These cancers, which accounted for 37 per cent of all global deaths linked to preventable factors, can be caused by smoking.

For men the next most common cancers to die from were colon and rectum cancer (13 per cent), oesophageal cancer (10 per cent), and stomach cancer (7 per cent).

Women’s second largest killer cancer was cervical (18 per cent), colon (16 per cent) and breast cancer (11 per cent).    

Men were found to have a four-fold higher risk of losing years of their life to cancer from lifestyle choices than women, something the researchers attributed to men being more likely  to smoke and drink. 

They were also three times more likely to get cancer as result of their work, suggesting men more frequently work in places they could be exposed to carcinogens, substances that can cause cancer. 

This map shows years of life lost to disability from cancers caused by environmental exposure, for example air pollution, and occupational risk, which could be caused by exposure to chemicals at work. The UK was highest tier for years of healthy life lost to cancers caused by these factors while the US was in the second highest tier

Both the UK and the US were in the highest tier for years of healthy life lost to cancers caused by metabolic risk factors a category that includes being too fat

Genetic links can help men with higher risk of prostate cancer get early diagnosis, research suggests 

Men at high risk of developing prostate cancer could be diagnosed earlier if genetic weaknesses were considered by GPs, research reveals.

A fifth of annual suspected prostate cancer referrals could be fast-tracked for investigation, while another 40 per cent could avoid referral and invasive biopsies if a genetic risk for cancer was included into GP triage.

Fast-tracking men at most risk could lead to earlier diagnosis and treatment, improving survival rates.

GPs make about 800,000 suspected prostate cancer referrals annually in the UK. Some 160,000 men could be fast-tracked and 320,000 could avoid referral if genetic risk was considered as a factor, according to the study by the University of Exeter, published in the British Journal of Cancer.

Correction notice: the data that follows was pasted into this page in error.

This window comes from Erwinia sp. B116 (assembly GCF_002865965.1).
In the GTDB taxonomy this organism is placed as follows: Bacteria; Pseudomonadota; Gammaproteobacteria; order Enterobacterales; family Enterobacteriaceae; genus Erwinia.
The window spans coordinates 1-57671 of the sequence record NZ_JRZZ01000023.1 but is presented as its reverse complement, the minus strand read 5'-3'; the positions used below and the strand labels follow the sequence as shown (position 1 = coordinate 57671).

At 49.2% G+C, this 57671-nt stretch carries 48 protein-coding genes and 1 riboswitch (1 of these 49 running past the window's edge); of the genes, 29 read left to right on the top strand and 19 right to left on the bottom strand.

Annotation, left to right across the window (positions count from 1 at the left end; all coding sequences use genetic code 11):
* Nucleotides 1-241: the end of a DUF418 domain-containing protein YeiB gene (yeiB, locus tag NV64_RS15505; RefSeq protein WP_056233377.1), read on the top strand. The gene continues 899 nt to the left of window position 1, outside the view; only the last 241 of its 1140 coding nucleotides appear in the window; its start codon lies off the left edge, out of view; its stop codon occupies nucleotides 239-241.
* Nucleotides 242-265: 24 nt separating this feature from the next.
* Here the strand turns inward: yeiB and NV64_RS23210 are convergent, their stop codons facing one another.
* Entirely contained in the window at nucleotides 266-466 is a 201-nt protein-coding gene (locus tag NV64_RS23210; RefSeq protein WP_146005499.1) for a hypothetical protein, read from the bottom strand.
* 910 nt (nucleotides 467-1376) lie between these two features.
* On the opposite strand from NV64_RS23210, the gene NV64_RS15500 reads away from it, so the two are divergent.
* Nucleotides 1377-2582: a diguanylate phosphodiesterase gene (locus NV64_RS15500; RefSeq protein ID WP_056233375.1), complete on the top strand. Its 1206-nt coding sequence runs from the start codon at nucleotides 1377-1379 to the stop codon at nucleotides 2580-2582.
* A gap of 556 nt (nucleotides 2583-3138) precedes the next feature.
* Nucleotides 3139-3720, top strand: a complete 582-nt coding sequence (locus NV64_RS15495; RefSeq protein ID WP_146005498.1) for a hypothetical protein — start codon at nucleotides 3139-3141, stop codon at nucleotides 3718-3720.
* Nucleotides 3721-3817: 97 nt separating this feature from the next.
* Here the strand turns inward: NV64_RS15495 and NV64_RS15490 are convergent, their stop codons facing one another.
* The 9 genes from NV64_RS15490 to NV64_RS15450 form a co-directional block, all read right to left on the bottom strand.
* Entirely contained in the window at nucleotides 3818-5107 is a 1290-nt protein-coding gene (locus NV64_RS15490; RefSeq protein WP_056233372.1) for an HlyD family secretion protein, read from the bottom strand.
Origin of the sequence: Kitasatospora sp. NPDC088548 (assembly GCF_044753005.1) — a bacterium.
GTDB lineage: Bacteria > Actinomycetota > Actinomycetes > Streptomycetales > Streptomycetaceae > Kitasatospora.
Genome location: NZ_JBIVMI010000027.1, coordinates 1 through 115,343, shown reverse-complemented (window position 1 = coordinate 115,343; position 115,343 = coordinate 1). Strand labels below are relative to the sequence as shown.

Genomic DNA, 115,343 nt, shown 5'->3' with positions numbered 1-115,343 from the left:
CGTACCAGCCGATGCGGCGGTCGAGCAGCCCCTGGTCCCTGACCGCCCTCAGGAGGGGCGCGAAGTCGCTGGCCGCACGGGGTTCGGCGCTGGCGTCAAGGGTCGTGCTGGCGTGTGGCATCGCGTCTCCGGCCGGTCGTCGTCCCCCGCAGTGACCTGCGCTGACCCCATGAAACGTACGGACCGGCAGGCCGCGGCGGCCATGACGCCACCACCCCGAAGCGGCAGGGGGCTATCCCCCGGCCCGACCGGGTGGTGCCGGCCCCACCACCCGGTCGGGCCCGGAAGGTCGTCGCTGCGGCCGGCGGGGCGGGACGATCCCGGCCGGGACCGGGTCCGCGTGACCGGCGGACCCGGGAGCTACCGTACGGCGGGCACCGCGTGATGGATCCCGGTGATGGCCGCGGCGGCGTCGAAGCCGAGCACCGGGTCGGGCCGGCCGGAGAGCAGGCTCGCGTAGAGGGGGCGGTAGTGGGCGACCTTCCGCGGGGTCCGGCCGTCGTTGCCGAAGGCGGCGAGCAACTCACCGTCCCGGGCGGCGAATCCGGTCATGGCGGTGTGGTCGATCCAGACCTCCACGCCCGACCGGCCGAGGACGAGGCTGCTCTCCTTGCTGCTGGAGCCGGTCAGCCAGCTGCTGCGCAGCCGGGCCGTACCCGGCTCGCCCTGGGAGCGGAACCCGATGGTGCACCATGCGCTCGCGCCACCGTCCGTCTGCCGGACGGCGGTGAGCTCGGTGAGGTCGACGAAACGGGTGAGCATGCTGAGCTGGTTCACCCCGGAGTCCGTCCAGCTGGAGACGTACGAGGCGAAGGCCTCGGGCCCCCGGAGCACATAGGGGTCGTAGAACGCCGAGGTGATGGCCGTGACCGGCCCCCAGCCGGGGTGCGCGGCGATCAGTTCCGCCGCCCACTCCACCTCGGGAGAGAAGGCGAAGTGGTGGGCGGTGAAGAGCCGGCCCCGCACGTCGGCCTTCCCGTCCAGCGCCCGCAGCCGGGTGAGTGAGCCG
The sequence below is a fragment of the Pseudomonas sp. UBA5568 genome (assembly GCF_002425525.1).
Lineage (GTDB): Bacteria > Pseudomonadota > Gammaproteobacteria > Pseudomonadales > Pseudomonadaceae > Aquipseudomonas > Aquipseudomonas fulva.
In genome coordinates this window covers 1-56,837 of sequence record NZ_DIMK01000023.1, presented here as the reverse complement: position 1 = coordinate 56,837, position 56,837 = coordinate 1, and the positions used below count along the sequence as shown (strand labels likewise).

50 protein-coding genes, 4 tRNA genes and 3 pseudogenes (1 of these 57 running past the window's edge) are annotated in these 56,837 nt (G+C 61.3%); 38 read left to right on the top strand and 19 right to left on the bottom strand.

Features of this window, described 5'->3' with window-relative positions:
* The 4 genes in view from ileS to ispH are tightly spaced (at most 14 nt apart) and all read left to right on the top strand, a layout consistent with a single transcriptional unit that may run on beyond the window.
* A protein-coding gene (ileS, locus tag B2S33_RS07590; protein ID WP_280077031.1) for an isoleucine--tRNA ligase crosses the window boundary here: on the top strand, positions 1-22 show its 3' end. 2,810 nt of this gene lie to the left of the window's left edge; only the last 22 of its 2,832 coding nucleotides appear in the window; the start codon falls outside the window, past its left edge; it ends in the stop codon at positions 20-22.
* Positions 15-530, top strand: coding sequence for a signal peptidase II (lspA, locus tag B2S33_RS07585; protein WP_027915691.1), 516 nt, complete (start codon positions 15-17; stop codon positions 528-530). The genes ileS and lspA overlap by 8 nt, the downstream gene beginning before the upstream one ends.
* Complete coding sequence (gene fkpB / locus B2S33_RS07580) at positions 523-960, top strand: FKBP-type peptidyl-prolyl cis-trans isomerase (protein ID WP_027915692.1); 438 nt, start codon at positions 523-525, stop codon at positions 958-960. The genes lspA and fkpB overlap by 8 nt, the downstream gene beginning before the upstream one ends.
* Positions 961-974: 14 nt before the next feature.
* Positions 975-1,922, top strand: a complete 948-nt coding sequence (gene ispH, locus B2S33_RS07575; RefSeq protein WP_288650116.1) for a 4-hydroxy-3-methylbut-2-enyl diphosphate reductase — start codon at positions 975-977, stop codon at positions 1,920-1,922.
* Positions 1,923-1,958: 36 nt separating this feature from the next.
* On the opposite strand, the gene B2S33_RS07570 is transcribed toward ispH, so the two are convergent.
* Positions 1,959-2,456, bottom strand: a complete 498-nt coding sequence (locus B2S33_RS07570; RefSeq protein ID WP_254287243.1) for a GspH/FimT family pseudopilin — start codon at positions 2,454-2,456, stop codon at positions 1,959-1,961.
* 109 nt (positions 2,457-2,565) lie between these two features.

The team combined more than 250 known genetic variants linked to the disease into a single ‘score’ to describe an individual’s genetic risk of developing prostate cancer.

Prostate cancer accounts for around a quarter of new cancer cases in men – about 52,000 men are diagnosed every year in the UK alone.

Globally, central Europe was the hotspot for cancer deaths due to risk factors, with 82 deaths per 100,000 population.

This was followed by East Asia with 69.8 deaths per 100,000 people, North America with 66 deaths per 100,000 and Southern Latin America with 64.2 deaths per 100,000.

Western Europe, which includes the UK, had fifth highest cancer death rate in the study, with 63.8 deaths per 100,000. 

The overall global death rate was 54.9 per 100,000. 

Britain recorded a cancer death rate of 73.8 per 100,000 for external factors in the study.

For behaviorual factors alone, such as drinking and smoking, the UK’s cancer death rate was 57.8 per 100,000.

This was well above the global average of 45.5 deaths per 100,000 and the Western European average of 51.8 deaths per 100,000. 

The overall death rate for the the US was 66.6 deaths per 100,000 and for behaviorual factors alone it was 53.1 death per 100,000. 

Dr Lisa Force, another population health expert involved in the study and also of Washington, said the findings demonstrated the importance of health interventions, like smoking cessation programmes, to reduced preventable cancer deaths.   

‘Policy efforts to reduce exposure to cancer risk factors at the population level are important and should be part of comprehensive cancer control strategies that also support early diagnosis and effective treatment,’ she said.    

Professor Diana Sarfati and Dr Jason Gurney of the University of Otago, New Zealand, who were not involved in the study, said cancer prevention through reducing behaviours and exposures that increase risk was the ‘best hope’ of saving lives from the disease. 

‘Reducing this burden will improve health and wellbeing and alleviate the compounding effects on humans and the fiscal resourcing pressure within cancer services and the wider health sector,’ they said. 

In the study the researchers analysed data in the Global Burden of Diseases, Injuries, and Risk Factors report ,which contains health and mortality information from 204 countries.

One limitation in the study, which the authors acknowledge, is that data from lower income countries for cancer is less complete than that from higher income nations. 

About 167,000 Britons die from cancer each year, with the death toll rocketing to 602,000 in the US. 

Charity Cancer Research UK estimates about four in 10 cancers in the UK are preventable.

The charity says the single biggest cause of cancer in the UK is smoking, which triggers about 15 per cent of British cancers.

Source: Read Full Article